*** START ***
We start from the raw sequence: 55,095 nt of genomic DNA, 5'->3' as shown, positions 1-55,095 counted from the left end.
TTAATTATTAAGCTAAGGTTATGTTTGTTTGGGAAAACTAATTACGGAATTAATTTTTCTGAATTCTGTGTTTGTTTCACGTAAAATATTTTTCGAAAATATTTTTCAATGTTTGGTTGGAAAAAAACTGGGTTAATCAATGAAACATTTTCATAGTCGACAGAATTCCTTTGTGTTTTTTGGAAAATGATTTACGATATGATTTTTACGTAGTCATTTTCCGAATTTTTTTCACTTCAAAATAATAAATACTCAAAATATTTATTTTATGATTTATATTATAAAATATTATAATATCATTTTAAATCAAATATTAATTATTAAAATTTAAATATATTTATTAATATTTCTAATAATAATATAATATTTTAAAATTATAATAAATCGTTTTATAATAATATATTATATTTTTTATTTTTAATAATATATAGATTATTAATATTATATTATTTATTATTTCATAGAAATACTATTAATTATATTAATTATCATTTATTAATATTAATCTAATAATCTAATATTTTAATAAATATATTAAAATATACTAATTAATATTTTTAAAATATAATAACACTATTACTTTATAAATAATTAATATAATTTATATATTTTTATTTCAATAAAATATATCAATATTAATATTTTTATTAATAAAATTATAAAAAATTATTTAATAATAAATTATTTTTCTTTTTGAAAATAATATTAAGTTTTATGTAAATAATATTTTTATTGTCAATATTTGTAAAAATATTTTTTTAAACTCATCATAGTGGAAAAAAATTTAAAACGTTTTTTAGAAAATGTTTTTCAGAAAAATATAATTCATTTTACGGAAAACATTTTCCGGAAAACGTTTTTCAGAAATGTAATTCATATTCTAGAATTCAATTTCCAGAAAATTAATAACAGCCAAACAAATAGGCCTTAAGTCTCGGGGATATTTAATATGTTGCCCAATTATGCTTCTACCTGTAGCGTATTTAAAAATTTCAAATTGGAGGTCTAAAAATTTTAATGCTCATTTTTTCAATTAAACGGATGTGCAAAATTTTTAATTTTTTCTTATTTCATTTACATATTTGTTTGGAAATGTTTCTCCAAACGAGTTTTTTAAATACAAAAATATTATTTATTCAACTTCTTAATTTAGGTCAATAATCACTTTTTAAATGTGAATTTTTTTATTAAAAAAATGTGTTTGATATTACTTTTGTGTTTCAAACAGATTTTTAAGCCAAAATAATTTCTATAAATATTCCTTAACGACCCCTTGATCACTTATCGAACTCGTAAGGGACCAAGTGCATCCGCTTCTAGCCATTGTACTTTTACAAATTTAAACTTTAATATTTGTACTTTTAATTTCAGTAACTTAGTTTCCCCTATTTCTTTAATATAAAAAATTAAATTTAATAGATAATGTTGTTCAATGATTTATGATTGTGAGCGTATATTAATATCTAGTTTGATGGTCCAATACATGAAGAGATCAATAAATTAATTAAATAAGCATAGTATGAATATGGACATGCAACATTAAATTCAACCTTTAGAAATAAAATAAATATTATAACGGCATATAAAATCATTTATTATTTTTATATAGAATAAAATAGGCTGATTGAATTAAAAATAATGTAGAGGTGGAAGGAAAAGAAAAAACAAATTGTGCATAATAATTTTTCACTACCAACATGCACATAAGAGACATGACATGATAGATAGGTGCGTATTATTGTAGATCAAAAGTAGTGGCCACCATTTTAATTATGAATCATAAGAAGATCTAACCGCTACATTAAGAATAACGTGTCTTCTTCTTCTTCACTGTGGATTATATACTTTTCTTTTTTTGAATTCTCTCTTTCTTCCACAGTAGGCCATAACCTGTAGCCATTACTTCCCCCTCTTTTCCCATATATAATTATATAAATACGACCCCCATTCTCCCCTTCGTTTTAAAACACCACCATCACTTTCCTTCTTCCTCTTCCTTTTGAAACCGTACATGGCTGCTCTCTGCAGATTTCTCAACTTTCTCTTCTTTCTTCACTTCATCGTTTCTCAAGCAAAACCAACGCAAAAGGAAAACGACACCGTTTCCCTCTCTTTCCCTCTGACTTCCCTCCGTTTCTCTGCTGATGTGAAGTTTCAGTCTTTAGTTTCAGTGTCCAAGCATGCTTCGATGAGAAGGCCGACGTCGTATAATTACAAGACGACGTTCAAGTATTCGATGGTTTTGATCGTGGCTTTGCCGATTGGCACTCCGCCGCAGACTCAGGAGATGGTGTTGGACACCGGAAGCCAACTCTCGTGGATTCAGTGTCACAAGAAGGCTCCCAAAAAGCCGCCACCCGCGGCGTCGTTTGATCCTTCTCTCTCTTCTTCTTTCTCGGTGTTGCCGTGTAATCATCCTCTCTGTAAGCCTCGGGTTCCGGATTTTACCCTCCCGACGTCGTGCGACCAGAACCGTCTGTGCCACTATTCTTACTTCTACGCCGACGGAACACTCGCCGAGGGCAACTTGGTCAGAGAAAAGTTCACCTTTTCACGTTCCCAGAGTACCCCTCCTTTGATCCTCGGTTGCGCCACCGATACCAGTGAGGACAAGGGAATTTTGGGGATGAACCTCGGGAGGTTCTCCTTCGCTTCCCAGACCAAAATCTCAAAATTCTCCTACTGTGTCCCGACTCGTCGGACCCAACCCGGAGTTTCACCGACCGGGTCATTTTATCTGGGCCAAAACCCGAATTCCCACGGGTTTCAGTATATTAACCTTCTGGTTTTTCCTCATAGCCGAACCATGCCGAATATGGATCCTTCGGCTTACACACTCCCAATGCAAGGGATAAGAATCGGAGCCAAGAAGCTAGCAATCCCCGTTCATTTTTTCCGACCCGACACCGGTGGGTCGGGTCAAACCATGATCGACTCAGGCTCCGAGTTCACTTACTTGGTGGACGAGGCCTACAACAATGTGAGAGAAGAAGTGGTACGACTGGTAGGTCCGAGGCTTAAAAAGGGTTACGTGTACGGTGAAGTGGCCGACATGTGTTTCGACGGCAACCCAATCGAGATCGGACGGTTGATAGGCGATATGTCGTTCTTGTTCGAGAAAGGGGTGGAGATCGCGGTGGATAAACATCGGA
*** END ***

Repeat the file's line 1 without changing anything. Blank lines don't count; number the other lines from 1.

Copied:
We start from the raw sequence: 55,095 nt of genomic DNA, 5'->3' as shown, positions 1-55,095 counted from the left end.